continue is actually a block that typically follows control statement like while or until. If there is a continue BLOCK attached to such a statment (a while or foreach), it is always executed just before the conditional is about to be evaluated again, just like the third part of a for loop in C.

In other words continue changes the designation of the next statement.  But redo statement skips continue block and starts the next iteration.

Thus typically is used to execute "finalizing statements in the bottom of theloop, for example to increment a loop variable, even when the loop has been continued via the next statement (which is similar to the C continue statement).

last can apper within continue block and is executed as usual.  Same is true for redo. Next within coninue statent can produce infinite loops

next, or redo may appear within a continue block; last and redo behave as if they had been executed within the main block. So will next, but since it will execute a continue block, it may be more entertaining.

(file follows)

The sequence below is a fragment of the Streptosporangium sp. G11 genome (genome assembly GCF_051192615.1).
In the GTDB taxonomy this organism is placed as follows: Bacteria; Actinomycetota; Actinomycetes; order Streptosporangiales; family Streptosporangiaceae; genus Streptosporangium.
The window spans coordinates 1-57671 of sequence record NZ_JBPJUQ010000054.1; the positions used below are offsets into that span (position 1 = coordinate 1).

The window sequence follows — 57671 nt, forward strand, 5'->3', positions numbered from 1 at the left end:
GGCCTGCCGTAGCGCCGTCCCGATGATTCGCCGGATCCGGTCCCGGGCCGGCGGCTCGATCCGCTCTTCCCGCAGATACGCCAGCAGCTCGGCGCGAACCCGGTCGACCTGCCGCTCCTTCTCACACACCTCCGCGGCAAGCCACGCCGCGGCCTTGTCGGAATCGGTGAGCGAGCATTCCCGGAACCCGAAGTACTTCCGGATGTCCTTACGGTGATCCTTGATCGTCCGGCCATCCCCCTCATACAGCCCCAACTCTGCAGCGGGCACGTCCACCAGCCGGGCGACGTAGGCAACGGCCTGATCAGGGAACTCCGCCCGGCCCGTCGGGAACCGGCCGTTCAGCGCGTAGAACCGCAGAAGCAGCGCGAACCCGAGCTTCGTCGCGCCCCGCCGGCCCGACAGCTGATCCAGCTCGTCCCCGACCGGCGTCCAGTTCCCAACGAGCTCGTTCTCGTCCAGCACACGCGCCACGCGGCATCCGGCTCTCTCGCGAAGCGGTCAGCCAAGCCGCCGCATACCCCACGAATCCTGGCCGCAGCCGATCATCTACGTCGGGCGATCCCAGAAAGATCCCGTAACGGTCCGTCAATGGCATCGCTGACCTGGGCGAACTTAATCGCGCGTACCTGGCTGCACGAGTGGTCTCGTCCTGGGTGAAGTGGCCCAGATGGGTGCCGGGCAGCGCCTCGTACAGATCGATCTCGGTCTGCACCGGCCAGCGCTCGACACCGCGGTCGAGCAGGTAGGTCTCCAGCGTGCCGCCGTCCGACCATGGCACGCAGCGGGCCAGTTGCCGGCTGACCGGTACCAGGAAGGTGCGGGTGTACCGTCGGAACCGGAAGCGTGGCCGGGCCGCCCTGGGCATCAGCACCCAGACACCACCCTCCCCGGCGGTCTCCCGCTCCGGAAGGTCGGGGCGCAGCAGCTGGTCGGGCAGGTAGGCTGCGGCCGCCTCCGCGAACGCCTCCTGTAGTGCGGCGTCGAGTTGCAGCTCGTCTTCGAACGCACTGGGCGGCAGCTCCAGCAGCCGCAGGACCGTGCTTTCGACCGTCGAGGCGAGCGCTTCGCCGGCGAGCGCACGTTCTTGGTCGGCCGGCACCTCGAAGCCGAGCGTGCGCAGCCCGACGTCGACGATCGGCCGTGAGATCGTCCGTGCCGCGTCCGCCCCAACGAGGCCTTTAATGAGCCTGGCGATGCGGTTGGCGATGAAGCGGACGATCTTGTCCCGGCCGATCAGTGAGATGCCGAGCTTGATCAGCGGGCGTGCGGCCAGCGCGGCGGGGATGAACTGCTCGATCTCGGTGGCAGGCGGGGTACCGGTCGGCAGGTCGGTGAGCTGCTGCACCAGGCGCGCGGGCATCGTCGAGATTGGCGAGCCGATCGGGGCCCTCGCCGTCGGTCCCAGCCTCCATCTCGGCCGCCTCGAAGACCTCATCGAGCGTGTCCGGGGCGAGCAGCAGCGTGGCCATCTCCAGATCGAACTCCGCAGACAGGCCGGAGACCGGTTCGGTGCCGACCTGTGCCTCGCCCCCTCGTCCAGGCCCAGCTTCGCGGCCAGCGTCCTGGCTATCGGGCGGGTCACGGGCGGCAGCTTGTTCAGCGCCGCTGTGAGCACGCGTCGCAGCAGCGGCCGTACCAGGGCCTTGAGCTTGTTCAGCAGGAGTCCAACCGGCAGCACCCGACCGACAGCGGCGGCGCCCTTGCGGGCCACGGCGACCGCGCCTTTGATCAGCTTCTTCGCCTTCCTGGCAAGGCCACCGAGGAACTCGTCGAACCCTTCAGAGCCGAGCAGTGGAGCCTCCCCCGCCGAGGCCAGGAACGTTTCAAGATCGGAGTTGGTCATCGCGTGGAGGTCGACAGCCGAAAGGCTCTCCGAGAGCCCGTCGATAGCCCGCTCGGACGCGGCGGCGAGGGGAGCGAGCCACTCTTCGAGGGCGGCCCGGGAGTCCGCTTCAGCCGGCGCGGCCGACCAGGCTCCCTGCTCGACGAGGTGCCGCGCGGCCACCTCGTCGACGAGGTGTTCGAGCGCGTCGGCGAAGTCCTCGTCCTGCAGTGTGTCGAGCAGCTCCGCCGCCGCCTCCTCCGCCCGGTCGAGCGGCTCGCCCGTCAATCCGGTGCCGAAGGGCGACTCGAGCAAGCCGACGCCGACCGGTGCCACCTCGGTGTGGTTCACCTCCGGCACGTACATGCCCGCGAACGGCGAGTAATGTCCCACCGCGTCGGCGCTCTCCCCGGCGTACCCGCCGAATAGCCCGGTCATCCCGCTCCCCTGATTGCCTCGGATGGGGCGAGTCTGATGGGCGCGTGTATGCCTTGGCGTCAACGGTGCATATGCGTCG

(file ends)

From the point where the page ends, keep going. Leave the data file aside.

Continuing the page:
1. while (EXPR) {
  2.    ### redo always comes here
  3.    do_something;
  4. } continue {
  5.    ### next always comes here
  6.    do_something_else;
  7.    # then back the top to re-check EXPR
  8. }
  9. ### last always comes here

Omitting the continue section is equivalent to using an empty one, logically enough, so next goes directly back to check the condition at the top of the loop.

When there is no BLOCK, continue is a function that falls through the current when or default block instead of iterating a dynamically enclosing foreach or exiting a lexically enclosing given. In Perl 5.14 and earlier, this form of continue was only available when the switch feature was enabled. See feature and Switch Statements in perlsyn for more information.